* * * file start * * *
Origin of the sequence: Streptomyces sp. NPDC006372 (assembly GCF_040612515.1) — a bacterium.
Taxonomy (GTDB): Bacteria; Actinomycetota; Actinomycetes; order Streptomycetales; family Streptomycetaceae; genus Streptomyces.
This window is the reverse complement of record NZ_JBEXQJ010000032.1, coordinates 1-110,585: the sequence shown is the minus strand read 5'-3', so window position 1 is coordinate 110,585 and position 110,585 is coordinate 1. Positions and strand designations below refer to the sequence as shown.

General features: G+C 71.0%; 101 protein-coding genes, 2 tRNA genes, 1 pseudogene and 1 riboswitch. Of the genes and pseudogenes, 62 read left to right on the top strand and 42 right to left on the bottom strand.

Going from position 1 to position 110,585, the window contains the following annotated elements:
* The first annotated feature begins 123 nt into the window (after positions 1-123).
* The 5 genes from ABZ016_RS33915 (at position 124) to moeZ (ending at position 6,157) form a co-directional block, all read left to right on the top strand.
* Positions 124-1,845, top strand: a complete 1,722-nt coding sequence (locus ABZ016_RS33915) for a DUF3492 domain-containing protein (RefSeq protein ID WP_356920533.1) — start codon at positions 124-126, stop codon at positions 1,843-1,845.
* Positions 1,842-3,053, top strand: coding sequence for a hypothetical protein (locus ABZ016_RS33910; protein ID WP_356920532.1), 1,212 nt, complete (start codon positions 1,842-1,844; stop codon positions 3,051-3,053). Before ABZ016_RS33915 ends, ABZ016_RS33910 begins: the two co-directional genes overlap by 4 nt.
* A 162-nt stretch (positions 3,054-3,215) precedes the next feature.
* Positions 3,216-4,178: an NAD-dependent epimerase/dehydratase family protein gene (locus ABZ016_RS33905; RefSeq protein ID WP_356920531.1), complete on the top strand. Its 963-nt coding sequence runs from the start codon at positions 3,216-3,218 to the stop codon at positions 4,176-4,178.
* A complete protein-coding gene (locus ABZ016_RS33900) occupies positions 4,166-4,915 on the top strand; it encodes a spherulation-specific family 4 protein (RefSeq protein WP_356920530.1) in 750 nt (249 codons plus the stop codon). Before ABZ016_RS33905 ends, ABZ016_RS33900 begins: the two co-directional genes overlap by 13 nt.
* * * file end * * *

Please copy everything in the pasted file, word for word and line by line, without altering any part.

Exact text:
Origin of the sequence: Streptomyces sp. NPDC006372 (assembly GCF_040612515.1) — a bacterium.
Taxonomy (GTDB): Bacteria; Actinomycetota; Actinomycetes; order Streptomycetales; family Streptomycetaceae; genus Streptomyces.
This window is the reverse complement of record NZ_JBEXQJ010000032.1, coordinates 1-110,585: the sequence shown is the minus strand read 5'-3', so window position 1 is coordinate 110,585 and position 110,585 is coordinate 1. Positions and strand designations below refer to the sequence as shown.

General features: G+C 71.0%; 101 protein-coding genes, 2 tRNA genes, 1 pseudogene and 1 riboswitch. Of the genes and pseudogenes, 62 read left to right on the top strand and 42 right to left on the bottom strand.

Going from position 1 to position 110,585, the window contains the following annotated elements:
* The first annotated feature begins 123 nt into the window (after positions 1-123).
* The 5 genes from ABZ016_RS33915 (at position 124) to moeZ (ending at position 6,157) form a co-directional block, all read left to right on the top strand.
* Positions 124-1,845, top strand: a complete 1,722-nt coding sequence (locus ABZ016_RS33915) for a DUF3492 domain-containing protein (RefSeq protein ID WP_356920533.1) — start codon at positions 124-126, stop codon at positions 1,843-1,845.
* Positions 1,842-3,053, top strand: coding sequence for a hypothetical protein (locus ABZ016_RS33910; protein ID WP_356920532.1), 1,212 nt, complete (start codon positions 1,842-1,844; stop codon positions 3,051-3,053). Before ABZ016_RS33915 ends, ABZ016_RS33910 begins: the two co-directional genes overlap by 4 nt.
* A 162-nt stretch (positions 3,054-3,215) precedes the next feature.
* Positions 3,216-4,178: an NAD-dependent epimerase/dehydratase family protein gene (locus ABZ016_RS33905; RefSeq protein ID WP_356920531.1), complete on the top strand. Its 963-nt coding sequence runs from the start codon at positions 3,216-3,218 to the stop codon at positions 4,176-4,178.
* A complete protein-coding gene (locus ABZ016_RS33900) occupies positions 4,166-4,915 on the top strand; it encodes a spherulation-specific family 4 protein (RefSeq protein WP_356920530.1) in 750 nt (249 codons plus the stop codon). Before ABZ016_RS33905 ends, ABZ016_RS33900 begins: the two co-directional genes overlap by 13 nt.